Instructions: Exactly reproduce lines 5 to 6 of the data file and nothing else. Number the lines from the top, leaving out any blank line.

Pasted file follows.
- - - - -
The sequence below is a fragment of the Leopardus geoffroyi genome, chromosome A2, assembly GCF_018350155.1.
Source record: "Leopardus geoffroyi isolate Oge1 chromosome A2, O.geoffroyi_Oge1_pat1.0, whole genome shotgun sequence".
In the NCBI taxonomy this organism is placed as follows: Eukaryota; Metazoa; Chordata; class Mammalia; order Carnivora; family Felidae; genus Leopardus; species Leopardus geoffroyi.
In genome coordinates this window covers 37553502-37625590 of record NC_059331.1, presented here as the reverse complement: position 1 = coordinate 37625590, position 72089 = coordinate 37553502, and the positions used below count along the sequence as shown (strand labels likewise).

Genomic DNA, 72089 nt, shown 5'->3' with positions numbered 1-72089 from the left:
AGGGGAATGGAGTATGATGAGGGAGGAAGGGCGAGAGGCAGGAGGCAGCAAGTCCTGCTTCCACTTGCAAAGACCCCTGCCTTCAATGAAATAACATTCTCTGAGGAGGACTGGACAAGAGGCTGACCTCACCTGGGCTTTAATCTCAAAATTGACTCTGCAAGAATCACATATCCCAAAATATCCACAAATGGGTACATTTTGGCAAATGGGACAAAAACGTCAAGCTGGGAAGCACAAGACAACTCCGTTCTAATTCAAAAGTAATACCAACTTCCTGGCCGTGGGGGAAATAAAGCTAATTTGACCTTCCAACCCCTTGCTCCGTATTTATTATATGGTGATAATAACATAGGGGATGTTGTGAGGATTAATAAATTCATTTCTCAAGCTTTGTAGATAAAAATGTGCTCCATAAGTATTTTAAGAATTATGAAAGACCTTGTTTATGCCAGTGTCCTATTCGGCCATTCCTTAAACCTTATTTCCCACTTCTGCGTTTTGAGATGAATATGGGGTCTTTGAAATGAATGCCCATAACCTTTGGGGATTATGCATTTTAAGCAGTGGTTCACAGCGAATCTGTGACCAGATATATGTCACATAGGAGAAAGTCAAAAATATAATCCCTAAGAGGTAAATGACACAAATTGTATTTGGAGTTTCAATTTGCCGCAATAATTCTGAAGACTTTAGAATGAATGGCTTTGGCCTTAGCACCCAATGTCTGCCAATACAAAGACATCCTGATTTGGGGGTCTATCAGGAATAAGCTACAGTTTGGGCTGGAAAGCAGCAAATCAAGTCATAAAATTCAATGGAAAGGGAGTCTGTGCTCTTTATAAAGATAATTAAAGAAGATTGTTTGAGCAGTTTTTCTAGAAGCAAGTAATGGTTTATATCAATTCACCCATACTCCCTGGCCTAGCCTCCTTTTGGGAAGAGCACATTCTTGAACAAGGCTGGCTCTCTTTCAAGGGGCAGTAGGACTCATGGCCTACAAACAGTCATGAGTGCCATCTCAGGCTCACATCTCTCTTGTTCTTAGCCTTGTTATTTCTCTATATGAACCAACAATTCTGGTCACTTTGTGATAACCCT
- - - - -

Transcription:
Genomic DNA, 72089 nt, shown 5'->3' with positions numbered 1-72089 from the left:
AGGGGAATGGAGTATGATGAGGGAGGAAGGGCGAGAGGCAGGAGGCAGCAAGTCCTGCTTCCACTTGCAAAGACCCCTGCCTTCAATGAAATAACATTCTCTGAGGAGGACTGGACAAGAGGCTGACCTCACCTGGGCTTTAATCTCAAAATTGACTCTGCAAGAATCACATATCCCAAAATATCCACAAATGGGTACATTTTGGCAAATGGGACAAAAACGTCAAGCTGGGAAGCACAAGACAACTCCGTTCTAATTCAAAAGTAATACCAACTTCCTGGCCGTGGGGGAAATAAAGCTAATTTGACCTTCCAACCCCTTGCTCCGTATTTATTATATGGTGATAATAACATAGGGGATGTTGTGAGGATTAATAAATTCATTTCTCAAGCTTTGTAGATAAAAATGTGCTCCATAAGTATTTTAAGAATTATGAAAGACCTTGTTTATGCCAGTGTCCTATTCGGCCATTCCTTAAACCTTATTTCCCACTTCTGCGTTTTGAGATGAATATGGGGTCTTTGAAATGAATGCCCATAACCTTTGGGGATTATGCATTTTAAGCAGTGGTTCACAGCGAATCTGTGACCAGATATATGTCACATAGGAGAAAGTCAAAAATATAATCCCTAAGAGGTAAATGACACAAATTGTATTTGGAGTTTCAATTTGCCGCAATAATTCTGAAGACTTTAGAATGAATGGCTTTGGCCTTAGCACCCAATGTCTGCCAATACAAAGACATCCTGATTTGGGGGTCTATCAGGAATAAGCTACAGTTTGGGCTGGAAAGCAGCAAATCAAGTCATAAAATTCAATGGAAAGGGAGTCTGTGCTCTTTATAAAGATAATTAAAGAAGATTGTTTGAGCAGTTTTTCTAGAAGCAAGTAATGGTTTATATCAATTCACCCATACTCCCTGGCCTAGCCTCCTTTTGGGAAGAGCACATTCTTGAACAAGGCTGGCTCTCTTTCAAGGGGCAGTAGGACTCATGGCCTACAAACAGTCATGAGTGCCATCTCAGGCTCACATCTCTCTTGTTCTTAGCCTTGTTATTTCTCTATATGAACCAACAATTCTGGTCACTTTGTGATAACCCT